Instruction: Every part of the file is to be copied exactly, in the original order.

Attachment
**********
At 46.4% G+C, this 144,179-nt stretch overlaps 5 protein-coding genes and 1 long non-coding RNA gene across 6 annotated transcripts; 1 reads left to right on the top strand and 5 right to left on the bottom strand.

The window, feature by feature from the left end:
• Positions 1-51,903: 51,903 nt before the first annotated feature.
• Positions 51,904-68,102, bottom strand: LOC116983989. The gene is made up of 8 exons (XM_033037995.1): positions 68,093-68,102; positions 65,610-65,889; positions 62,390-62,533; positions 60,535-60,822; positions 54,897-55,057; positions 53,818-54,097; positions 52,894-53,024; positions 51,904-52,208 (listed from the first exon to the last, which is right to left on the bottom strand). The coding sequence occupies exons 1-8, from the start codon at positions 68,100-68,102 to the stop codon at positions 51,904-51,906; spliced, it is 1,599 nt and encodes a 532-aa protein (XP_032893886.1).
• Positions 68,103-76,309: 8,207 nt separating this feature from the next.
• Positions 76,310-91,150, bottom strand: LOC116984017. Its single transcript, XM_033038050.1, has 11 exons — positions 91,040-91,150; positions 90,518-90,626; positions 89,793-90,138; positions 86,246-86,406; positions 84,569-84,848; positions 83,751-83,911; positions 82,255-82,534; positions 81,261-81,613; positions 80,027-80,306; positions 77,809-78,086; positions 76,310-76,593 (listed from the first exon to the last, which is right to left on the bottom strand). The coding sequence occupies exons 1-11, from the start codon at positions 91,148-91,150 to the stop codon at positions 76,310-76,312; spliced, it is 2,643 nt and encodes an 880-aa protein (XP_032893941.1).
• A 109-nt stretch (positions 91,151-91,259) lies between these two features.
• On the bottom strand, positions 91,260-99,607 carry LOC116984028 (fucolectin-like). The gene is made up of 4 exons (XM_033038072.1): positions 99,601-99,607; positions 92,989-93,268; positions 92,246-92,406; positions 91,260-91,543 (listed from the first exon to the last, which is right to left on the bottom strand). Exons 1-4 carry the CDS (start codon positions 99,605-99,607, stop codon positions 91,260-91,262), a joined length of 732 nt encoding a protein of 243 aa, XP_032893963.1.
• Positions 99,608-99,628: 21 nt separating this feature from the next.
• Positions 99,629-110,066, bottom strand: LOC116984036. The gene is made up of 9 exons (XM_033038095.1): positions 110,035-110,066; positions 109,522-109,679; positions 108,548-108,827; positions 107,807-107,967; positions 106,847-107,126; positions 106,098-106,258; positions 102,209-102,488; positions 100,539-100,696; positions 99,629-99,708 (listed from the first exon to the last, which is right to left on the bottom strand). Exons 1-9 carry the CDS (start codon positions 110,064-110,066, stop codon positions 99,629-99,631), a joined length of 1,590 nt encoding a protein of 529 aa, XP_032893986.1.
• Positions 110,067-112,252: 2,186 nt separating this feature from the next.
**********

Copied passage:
At 46.4% G+C, this 144,179-nt stretch overlaps 5 protein-coding genes and 1 long non-coding RNA gene across 6 annotated transcripts; 1 reads left to right on the top strand and 5 right to left on the bottom strand.

The window, feature by feature from the left end:
• Positions 1-51,903: 51,903 nt before the first annotated feature.
• Positions 51,904-68,102, bottom strand: LOC116983989. The gene is made up of 8 exons (XM_033037995.1): positions 68,093-68,102; positions 65,610-65,889; positions 62,390-62,533; positions 60,535-60,822; positions 54,897-55,057; positions 53,818-54,097; positions 52,894-53,024; positions 51,904-52,208 (listed from the first exon to the last, which is right to left on the bottom strand). The coding sequence occupies exons 1-8, from the start codon at positions 68,100-68,102 to the stop codon at positions 51,904-51,906; spliced, it is 1,599 nt and encodes a 532-aa protein (XP_032893886.1).
• Positions 68,103-76,309: 8,207 nt separating this feature from the next.
• Positions 76,310-91,150, bottom strand: LOC116984017. Its single transcript, XM_033038050.1, has 11 exons — positions 91,040-91,150; positions 90,518-90,626; positions 89,793-90,138; positions 86,246-86,406; positions 84,569-84,848; positions 83,751-83,911; positions 82,255-82,534; positions 81,261-81,613; positions 80,027-80,306; positions 77,809-78,086; positions 76,310-76,593 (listed from the first exon to the last, which is right to left on the bottom strand). The coding sequence occupies exons 1-11, from the start codon at positions 91,148-91,150 to the stop codon at positions 76,310-76,312; spliced, it is 2,643 nt and encodes an 880-aa protein (XP_032893941.1).
• A 109-nt stretch (positions 91,151-91,259) lies between these two features.
• On the bottom strand, positions 91,260-99,607 carry LOC116984028 (fucolectin-like). The gene is made up of 4 exons (XM_033038072.1): positions 99,601-99,607; positions 92,989-93,268; positions 92,246-92,406; positions 91,260-91,543 (listed from the first exon to the last, which is right to left on the bottom strand). Exons 1-4 carry the CDS (start codon positions 99,605-99,607, stop codon positions 91,260-91,262), a joined length of 732 nt encoding a protein of 243 aa, XP_032893963.1.
• Positions 99,608-99,628: 21 nt separating this feature from the next.
• Positions 99,629-110,066, bottom strand: LOC116984036. The gene is made up of 9 exons (XM_033038095.1): positions 110,035-110,066; positions 109,522-109,679; positions 108,548-108,827; positions 107,807-107,967; positions 106,847-107,126; positions 106,098-106,258; positions 102,209-102,488; positions 100,539-100,696; positions 99,629-99,708 (listed from the first exon to the last, which is right to left on the bottom strand). Exons 1-9 carry the CDS (start codon positions 110,064-110,066, stop codon positions 99,629-99,631), a joined length of 1,590 nt encoding a protein of 529 aa, XP_032893986.1.
• Positions 110,067-112,252: 2,186 nt separating this feature from the next.